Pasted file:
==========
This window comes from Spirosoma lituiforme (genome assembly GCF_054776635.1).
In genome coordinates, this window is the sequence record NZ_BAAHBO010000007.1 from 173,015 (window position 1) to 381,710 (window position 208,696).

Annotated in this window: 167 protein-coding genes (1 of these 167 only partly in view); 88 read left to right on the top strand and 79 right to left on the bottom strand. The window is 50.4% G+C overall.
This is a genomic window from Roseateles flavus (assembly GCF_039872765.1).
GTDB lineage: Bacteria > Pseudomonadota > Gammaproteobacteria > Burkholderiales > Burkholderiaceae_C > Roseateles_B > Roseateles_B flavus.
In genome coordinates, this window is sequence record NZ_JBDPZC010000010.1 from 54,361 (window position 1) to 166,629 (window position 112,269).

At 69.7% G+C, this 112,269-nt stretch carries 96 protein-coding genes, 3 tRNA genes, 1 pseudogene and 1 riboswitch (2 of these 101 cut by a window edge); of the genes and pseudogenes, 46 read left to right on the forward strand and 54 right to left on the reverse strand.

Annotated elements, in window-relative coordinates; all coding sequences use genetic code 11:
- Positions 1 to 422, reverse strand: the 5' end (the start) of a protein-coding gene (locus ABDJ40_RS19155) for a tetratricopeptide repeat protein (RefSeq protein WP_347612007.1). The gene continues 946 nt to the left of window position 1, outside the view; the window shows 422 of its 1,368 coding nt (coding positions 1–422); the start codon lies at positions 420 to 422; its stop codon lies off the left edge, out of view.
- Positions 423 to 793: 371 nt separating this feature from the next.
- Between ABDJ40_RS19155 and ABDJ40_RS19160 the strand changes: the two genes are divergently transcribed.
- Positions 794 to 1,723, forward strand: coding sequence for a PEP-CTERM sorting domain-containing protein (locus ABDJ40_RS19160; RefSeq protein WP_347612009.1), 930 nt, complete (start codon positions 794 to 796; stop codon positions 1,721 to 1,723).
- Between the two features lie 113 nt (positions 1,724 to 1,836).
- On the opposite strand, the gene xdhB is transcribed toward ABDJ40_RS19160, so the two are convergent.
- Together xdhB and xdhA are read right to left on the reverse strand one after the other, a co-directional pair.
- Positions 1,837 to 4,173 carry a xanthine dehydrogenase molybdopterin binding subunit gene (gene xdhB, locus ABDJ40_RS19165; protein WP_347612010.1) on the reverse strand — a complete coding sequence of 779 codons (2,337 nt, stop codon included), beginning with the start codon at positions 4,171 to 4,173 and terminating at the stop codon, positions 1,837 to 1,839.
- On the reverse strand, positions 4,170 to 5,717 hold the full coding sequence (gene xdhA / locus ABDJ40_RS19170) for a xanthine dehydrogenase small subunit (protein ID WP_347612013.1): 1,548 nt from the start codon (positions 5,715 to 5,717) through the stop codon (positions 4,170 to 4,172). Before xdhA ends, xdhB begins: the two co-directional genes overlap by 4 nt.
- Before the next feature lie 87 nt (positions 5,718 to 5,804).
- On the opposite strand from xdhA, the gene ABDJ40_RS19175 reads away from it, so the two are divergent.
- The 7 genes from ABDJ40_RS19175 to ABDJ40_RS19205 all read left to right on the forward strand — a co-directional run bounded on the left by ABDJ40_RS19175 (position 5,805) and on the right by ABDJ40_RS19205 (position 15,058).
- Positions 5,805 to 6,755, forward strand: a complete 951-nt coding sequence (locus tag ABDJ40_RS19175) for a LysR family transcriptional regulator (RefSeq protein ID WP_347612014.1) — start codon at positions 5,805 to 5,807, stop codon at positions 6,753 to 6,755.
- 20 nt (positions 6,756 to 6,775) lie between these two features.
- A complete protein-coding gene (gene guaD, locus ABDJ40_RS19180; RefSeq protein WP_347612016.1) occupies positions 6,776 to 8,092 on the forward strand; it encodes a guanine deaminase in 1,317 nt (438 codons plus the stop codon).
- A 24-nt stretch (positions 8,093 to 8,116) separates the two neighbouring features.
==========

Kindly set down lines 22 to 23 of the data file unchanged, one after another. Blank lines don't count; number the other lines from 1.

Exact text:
- 20 nt (positions 6,756 to 6,775) lie between these two features.
- A complete protein-coding gene (gene guaD, locus ABDJ40_RS19180; RefSeq protein WP_347612016.1) occupies positions 6,776 to 8,092 on the forward strand; it encodes a guanine deaminase in 1,317 nt (438 codons plus the stop codon).